Corrective legislation will call for a minimum of 10 years on the bench, a contribution of 12%, removal of the automatic pension increases, and widow's benefits will be paid on the same actuarial basis as teacher and State employee widows.
In conclusion, regarding pensions in Alabama, the economic times dictate reasonable contributions on the part of members.
One year ago this month, I called a Special Session of the Legislature for the specific purpose of affording you the opportunity to discharge the responsibility we share to the people of Alabama to take positive action and provide the tools for effective utility rate reductions in Alabama. The program submitted was approved by the House by overwhelming votes. The proposals I recommended were urged and approved by three separate legislative utility study committees. The Senate was denied a vote on the measures by a small group who blocked
consideration by a filibuster in the closing days of the session.
The issue of exorbitant utility rates continues. The people of Alabama — in fact, the people throughout America — are rightfully insisting that actions be promptly taken, that regulations be made effective, and that the utilities, like all of us, must "tighten their belts." The continued failure to forthrightly meet these issues will and should result in public citicism.
Again, I am calling this matter to your attention. I have three concrete proposals which should serve to provide some relief to the consuming public.
I am again proposing that this Legislature promptly adopt an amendment to the rate base statute to eliminate the 1971 provision for projected expenditures. The legislators who sponsored this 1971 provision now have condemned it as being unfair. The impact of this issue is realized when we note that one major utility claims almost a half billion dollars in its rate base as projected expenditures for the year following the end of the test period and by virtue of that provision seeks to have included that amount, not spent, in its rate base upon which it claims a rate of return should be applied.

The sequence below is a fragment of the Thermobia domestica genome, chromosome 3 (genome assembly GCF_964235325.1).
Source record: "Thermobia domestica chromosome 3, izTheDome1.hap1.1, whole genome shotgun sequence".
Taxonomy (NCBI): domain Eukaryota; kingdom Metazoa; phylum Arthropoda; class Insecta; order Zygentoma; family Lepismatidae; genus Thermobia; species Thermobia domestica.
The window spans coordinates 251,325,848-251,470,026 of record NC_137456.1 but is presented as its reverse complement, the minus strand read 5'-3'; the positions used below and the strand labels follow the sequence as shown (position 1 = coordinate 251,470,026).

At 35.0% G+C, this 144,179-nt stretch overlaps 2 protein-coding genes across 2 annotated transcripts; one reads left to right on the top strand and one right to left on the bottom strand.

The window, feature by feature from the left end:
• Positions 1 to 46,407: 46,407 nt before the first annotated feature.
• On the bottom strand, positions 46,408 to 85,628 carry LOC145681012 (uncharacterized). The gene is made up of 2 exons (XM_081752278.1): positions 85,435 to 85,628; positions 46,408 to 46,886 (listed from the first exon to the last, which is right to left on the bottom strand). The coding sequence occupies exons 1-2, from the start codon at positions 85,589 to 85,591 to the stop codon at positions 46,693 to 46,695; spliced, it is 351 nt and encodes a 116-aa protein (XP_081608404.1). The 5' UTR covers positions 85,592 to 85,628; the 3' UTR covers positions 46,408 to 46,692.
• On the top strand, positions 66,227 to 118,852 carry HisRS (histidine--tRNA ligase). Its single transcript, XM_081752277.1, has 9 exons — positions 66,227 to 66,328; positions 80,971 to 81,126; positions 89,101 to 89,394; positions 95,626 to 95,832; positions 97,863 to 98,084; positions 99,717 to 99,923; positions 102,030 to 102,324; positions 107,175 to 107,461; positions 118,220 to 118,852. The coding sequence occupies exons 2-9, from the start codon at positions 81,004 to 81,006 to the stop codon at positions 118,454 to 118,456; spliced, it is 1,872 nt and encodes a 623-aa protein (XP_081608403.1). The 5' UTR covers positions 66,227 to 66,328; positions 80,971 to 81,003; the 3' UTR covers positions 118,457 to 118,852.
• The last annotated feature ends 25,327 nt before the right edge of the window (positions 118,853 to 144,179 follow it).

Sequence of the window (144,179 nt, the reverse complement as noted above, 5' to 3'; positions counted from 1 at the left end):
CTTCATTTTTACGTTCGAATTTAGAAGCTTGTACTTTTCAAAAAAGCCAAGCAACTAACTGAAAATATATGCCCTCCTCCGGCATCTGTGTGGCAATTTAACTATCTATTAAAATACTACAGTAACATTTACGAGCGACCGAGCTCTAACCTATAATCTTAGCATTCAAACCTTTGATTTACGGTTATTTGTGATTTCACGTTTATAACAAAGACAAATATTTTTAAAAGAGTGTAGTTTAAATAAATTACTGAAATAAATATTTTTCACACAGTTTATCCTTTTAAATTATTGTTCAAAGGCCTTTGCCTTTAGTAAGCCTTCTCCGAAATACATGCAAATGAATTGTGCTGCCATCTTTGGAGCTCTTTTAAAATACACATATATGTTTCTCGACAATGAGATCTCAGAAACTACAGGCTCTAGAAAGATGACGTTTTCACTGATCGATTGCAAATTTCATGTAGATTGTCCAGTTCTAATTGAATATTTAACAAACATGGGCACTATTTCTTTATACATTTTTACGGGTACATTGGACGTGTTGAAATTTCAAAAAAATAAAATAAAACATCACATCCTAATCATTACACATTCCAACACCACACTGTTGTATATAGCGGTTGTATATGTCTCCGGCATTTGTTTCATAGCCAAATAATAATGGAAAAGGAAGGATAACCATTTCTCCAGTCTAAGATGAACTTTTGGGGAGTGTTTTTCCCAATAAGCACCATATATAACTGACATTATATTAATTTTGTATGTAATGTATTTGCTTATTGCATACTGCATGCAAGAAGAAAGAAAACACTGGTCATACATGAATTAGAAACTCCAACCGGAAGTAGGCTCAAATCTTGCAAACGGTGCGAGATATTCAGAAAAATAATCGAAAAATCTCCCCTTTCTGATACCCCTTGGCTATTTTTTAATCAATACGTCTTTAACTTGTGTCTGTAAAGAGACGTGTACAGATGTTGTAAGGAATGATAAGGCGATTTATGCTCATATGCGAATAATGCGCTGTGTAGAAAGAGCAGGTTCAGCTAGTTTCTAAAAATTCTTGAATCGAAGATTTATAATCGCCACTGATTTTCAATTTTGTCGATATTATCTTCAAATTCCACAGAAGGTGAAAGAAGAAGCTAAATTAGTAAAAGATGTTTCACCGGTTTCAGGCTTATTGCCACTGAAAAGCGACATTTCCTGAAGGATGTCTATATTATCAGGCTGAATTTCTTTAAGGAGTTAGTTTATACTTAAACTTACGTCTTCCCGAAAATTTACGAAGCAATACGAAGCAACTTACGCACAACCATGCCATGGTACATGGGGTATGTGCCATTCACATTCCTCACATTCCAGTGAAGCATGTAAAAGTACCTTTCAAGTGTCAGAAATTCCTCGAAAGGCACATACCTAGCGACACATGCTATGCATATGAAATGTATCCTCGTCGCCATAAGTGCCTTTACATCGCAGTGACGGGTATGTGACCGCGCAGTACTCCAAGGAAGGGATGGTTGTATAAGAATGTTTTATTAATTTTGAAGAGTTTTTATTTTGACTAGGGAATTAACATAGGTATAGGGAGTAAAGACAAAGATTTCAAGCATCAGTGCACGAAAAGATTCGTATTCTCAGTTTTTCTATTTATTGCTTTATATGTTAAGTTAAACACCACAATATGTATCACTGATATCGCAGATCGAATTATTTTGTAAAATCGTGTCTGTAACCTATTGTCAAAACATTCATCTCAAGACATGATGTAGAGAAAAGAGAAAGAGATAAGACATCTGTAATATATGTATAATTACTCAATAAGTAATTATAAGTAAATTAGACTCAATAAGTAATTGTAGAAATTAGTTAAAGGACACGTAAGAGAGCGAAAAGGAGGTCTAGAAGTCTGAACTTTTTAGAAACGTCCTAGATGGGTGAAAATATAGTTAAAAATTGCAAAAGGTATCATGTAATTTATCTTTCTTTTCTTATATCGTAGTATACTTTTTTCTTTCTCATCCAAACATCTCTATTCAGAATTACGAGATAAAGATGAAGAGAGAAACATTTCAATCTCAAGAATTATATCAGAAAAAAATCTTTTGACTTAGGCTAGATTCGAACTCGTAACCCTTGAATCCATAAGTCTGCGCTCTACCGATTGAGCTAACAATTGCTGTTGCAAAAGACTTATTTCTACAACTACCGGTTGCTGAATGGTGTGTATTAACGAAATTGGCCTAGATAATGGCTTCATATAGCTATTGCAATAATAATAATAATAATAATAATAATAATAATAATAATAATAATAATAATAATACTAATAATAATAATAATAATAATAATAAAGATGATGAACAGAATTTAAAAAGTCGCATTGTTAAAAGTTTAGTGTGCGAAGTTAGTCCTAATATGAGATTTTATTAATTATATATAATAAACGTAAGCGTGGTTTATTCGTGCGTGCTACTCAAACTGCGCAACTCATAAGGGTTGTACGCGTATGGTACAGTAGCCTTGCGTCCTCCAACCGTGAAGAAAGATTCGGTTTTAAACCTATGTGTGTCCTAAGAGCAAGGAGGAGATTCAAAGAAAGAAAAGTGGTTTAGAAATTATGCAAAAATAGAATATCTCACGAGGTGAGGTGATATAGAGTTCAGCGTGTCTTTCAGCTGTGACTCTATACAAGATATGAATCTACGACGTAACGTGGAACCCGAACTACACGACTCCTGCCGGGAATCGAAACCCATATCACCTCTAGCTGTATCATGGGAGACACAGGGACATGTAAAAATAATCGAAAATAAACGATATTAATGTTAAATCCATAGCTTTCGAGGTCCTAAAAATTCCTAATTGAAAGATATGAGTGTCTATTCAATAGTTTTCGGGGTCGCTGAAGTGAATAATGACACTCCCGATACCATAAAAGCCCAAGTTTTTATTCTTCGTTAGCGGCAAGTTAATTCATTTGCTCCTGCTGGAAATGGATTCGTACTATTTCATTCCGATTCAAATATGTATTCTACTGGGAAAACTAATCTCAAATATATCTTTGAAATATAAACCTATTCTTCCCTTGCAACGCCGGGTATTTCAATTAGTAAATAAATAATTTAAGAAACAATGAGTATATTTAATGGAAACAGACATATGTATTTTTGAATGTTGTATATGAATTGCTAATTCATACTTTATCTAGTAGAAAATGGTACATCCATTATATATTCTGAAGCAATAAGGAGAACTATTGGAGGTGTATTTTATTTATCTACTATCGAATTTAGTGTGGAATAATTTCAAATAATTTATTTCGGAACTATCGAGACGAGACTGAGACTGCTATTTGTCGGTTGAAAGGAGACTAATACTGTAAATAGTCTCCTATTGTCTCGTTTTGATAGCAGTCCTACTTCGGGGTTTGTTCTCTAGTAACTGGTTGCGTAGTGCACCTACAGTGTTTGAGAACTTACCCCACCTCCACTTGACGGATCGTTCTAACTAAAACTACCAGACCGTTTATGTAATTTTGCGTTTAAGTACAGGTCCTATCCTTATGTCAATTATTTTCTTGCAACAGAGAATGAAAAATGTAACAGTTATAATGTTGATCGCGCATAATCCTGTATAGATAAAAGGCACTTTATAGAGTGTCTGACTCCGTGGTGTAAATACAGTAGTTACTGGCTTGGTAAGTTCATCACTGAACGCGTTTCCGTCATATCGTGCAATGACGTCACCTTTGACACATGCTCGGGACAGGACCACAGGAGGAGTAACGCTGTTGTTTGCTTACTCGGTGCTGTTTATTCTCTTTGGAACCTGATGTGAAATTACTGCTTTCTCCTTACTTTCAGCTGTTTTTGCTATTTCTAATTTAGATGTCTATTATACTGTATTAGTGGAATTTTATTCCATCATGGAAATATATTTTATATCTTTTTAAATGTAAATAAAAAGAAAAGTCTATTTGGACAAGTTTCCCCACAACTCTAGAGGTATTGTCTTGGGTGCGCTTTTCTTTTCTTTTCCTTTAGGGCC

I am also proposing a bill relating to the fuel clause under which electric utilities are permitted to automatically pass on to their customers any alleged increase in the cost of fuel. In any event, the amount of such automatic pass on, without notice and hearing, should be strictly limited and continued study should be made with respect to the advisability of prohibiting any such automatic provisions.
Next, I recommend prompt adoption of a bill which will require utilities and telephone companies in this State to refund moneys judicially determined to be excessive. No utility, no person should be permitted to keep moneys collected from consumers when it is judicially determined they were not entitled to the funds.
People throughout America are seeking answers to the astronomical increases in utility rates. In California, "life line” rates are being implemented and are being studied in Texas and other states. Briefly, a “life line" rate is a low, uniform charge for the first several hundred kilowatt hours consumed by a residential customer. I recommend that you look carefully at this concept to determine if it will benefit a substantial segment of the lower-income people without inadvertently benefiting the affluent. I am conscious of the fact that this approach has been facets but every avenue, every suggestion, every proposal should be carefully and thoroughly studied by the Public Service Commission and by members of